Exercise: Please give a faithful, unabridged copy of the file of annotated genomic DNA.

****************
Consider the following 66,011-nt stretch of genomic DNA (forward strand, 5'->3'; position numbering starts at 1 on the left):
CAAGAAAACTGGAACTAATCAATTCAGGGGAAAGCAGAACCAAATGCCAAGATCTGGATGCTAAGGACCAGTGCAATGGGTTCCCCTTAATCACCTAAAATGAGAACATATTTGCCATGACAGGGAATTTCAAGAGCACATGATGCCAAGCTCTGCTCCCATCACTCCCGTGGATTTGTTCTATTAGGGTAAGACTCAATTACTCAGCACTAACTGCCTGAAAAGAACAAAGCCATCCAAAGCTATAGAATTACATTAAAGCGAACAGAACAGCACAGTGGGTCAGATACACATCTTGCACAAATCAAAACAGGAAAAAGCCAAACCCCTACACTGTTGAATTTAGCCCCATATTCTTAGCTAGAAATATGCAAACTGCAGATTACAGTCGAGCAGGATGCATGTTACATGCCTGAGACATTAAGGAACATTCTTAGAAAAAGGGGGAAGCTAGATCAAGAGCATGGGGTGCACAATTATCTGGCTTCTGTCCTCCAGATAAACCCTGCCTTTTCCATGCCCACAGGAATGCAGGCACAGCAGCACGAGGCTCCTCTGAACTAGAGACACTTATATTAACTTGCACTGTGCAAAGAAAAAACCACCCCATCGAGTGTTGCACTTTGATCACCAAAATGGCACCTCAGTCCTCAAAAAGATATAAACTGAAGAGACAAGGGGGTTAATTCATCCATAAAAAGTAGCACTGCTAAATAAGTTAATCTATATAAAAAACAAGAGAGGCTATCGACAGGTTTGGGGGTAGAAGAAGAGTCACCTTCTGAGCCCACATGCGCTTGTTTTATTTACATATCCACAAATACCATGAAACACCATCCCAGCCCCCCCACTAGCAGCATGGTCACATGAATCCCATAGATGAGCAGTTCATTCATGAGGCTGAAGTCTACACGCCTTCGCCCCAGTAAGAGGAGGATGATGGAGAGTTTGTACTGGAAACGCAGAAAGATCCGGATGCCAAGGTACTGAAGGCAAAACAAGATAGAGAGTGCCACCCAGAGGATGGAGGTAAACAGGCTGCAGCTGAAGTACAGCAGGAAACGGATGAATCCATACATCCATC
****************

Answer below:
Consider the following 66,011-nt stretch of genomic DNA (forward strand, 5'->3'; position numbering starts at 1 on the left):
CAAGAAAACTGGAACTAATCAATTCAGGGGAAAGCAGAACCAAATGCCAAGATCTGGATGCTAAGGACCAGTGCAATGGGTTCCCCTTAATCACCTAAAATGAGAACATATTTGCCATGACAGGGAATTTCAAGAGCACATGATGCCAAGCTCTGCTCCCATCACTCCCGTGGATTTGTTCTATTAGGGTAAGACTCAATTACTCAGCACTAACTGCCTGAAAAGAACAAAGCCATCCAAAGCTATAGAATTACATTAAAGCGAACAGAACAGCACAGTGGGTCAGATACACATCTTGCACAAATCAAAACAGGAAAAAGCCAAACCCCTACACTGTTGAATTTAGCCCCATATTCTTAGCTAGAAATATGCAAACTGCAGATTACAGTCGAGCAGGATGCATGTTACATGCCTGAGACATTAAGGAACATTCTTAGAAAAAGGGGGAAGCTAGATCAAGAGCATGGGGTGCACAATTATCTGGCTTCTGTCCTCCAGATAAACCCTGCCTTTTCCATGCCCACAGGAATGCAGGCACAGCAGCACGAGGCTCCTCTGAACTAGAGACACTTATATTAACTTGCACTGTGCAAAGAAAAAACCACCCCATCGAGTGTTGCACTTTGATCACCAAAATGGCACCTCAGTCCTCAAAAAGATATAAACTGAAGAGACAAGGGGGTTAATTCATCCATAAAAAGTAGCACTGCTAAATAAGTTAATCTATATAAAAAACAAGAGAGGCTATCGACAGGTTTGGGGGTAGAAGAAGAGTCACCTTCTGAGCCCACATGCGCTTGTTTTATTTACATATCCACAAATACCATGAAACACCATCCCAGCCCCCCCACTAGCAGCATGGTCACATGAATCCCATAGATGAGCAGTTCATTCATGAGGCTGAAGTCTACACGCCTTCGCCCCAGTAAGAGGAGGATGATGGAGAGTTTGTACTGGAAACGCAGAAAGATCCGGATGCCAAGGTACTGAAGGCAAAACAAGATAGAGAGTGCCACCCAGAGGATGGAGGTAAACAGGCTGCAGCTGAAGTACAGCAGGAAACGGATGAATCCATACATCCATC